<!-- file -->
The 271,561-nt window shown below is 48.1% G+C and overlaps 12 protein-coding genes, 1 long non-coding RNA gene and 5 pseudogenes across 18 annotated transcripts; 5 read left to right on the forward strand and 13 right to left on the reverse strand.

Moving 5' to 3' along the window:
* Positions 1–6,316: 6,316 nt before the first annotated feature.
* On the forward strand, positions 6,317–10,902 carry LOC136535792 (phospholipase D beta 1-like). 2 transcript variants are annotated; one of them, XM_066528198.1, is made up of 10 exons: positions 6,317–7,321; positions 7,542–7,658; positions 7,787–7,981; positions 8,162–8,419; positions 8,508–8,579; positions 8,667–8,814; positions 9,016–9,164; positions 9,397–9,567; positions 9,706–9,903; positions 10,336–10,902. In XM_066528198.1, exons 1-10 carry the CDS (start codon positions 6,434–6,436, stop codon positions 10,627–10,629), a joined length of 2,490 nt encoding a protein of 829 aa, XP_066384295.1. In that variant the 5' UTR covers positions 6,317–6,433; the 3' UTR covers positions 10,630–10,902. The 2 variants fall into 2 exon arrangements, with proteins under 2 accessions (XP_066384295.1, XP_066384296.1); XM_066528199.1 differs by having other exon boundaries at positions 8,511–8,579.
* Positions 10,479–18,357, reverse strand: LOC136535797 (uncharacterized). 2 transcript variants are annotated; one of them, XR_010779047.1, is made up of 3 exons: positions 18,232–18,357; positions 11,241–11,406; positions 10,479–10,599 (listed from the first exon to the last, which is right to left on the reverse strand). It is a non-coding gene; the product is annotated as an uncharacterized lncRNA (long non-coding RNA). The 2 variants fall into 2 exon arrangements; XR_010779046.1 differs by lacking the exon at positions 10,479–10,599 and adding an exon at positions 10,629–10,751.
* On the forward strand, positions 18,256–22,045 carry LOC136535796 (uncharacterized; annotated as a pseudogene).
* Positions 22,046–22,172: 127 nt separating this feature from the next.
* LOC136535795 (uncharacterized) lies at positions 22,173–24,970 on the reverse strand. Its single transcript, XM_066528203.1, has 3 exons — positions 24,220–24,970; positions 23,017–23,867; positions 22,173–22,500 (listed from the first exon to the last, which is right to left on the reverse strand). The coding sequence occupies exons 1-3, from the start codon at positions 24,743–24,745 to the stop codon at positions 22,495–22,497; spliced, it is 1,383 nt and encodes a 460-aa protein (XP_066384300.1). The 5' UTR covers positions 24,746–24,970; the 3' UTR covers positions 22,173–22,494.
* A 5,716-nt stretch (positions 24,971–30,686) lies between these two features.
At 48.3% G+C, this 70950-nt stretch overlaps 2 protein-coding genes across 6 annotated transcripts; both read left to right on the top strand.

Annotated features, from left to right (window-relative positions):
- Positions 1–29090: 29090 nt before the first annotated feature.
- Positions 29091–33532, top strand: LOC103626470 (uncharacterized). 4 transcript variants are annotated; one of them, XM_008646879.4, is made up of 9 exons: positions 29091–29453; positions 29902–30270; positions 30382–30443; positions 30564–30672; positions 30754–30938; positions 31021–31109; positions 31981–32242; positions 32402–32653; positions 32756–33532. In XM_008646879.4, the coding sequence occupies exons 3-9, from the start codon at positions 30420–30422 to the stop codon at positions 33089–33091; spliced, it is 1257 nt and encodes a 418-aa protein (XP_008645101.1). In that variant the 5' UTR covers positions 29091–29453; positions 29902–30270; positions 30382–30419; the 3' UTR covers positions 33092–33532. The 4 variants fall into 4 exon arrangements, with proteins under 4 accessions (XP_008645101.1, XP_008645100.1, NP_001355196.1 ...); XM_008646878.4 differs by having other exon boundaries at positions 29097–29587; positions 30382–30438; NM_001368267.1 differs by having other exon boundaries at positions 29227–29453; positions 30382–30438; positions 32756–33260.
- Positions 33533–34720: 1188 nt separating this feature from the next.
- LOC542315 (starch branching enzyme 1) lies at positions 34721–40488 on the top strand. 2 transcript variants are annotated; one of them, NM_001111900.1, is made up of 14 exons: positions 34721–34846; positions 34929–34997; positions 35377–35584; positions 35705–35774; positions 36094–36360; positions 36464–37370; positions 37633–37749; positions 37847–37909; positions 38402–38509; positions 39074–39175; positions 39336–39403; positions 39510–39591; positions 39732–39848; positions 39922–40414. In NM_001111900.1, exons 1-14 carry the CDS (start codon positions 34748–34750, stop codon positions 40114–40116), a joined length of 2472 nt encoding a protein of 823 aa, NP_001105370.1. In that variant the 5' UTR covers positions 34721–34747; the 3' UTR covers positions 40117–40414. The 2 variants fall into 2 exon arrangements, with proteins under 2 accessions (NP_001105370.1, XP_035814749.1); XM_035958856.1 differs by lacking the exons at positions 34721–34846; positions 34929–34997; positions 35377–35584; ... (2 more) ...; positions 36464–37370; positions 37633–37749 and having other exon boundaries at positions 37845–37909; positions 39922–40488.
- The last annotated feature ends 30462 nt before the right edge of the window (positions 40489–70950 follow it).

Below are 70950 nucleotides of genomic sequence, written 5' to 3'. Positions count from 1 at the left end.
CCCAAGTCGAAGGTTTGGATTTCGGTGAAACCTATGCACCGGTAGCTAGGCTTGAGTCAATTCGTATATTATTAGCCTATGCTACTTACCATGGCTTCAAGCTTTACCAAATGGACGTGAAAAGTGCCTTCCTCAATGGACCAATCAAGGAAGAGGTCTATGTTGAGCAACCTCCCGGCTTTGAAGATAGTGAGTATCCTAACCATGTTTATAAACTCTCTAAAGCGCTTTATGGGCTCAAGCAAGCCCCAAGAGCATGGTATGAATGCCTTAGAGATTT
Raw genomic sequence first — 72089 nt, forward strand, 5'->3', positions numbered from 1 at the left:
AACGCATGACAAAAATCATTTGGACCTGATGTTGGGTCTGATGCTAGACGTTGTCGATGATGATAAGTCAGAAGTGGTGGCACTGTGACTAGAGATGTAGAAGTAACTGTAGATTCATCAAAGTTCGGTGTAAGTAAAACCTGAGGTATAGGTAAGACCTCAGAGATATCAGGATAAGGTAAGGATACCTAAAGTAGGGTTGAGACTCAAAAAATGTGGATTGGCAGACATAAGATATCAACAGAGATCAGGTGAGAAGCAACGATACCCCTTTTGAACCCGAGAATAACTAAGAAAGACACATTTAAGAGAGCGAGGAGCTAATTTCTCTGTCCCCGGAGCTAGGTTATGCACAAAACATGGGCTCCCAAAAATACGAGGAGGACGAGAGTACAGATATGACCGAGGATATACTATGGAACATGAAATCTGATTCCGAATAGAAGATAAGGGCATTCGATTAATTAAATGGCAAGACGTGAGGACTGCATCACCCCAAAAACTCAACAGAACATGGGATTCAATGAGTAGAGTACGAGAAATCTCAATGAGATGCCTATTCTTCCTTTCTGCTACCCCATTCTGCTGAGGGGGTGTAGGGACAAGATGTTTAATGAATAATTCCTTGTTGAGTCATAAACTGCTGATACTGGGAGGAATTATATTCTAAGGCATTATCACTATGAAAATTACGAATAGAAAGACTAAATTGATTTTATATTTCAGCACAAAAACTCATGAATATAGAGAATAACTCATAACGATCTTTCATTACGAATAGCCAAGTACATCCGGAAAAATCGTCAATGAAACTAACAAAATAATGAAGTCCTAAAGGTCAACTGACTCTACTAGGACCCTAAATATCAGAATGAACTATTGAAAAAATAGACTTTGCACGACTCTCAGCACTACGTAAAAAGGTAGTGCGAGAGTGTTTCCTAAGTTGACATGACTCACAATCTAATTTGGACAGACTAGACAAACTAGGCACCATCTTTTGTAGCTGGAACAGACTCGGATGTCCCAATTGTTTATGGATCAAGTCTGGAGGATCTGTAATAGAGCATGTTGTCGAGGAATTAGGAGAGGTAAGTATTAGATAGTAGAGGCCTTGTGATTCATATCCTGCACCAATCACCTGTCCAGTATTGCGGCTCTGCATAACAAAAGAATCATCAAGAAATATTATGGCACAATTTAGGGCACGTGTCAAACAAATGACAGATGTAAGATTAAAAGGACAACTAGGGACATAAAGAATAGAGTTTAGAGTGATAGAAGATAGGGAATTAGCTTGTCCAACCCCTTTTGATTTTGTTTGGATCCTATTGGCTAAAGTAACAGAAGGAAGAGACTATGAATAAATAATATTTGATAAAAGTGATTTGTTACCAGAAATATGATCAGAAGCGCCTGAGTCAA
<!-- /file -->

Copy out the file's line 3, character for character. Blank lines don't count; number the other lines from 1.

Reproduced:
* Positions 1–6,316: 6,316 nt before the first annotated feature.